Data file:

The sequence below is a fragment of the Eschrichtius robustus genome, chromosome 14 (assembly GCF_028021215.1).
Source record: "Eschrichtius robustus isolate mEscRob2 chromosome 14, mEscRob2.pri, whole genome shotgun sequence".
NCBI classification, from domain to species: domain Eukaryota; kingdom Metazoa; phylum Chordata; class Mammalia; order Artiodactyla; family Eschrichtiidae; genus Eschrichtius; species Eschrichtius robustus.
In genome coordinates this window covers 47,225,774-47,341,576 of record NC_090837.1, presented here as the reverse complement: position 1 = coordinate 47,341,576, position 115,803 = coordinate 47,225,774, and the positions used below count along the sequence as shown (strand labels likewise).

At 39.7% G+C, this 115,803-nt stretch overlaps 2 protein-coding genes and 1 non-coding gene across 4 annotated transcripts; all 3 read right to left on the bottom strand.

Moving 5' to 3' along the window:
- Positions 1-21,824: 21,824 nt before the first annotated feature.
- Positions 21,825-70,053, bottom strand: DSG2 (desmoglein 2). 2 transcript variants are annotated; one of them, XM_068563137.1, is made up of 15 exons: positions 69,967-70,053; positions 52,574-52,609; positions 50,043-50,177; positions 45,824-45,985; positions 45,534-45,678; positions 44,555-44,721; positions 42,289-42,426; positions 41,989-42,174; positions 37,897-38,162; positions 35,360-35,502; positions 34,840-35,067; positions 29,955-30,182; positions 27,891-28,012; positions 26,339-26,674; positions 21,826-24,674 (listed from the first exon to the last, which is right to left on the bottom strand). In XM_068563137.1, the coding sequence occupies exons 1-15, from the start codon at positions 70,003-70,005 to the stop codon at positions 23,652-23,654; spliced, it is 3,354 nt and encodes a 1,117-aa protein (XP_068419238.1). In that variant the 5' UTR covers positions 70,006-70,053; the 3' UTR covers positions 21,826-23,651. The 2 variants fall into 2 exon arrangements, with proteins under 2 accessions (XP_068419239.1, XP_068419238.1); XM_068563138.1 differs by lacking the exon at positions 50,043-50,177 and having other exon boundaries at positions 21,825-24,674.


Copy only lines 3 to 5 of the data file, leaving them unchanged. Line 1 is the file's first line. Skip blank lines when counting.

NCBI classification, from domain to species: domain Eukaryota; kingdom Metazoa; phylum Chordata; class Mammalia; order Artiodactyla; family Eschrichtiidae; genus Eschrichtius; species Eschrichtius robustus.
In genome coordinates this window covers 47,225,774-47,341,576 of record NC_090837.1, presented here as the reverse complement: position 1 = coordinate 47,341,576, position 115,803 = coordinate 47,225,774, and the positions used below count along the sequence as shown (strand labels likewise).

At 39.7% G+C, this 115,803-nt stretch overlaps 2 protein-coding genes and 1 non-coding gene across 4 annotated transcripts; all 3 read right to left on the bottom strand.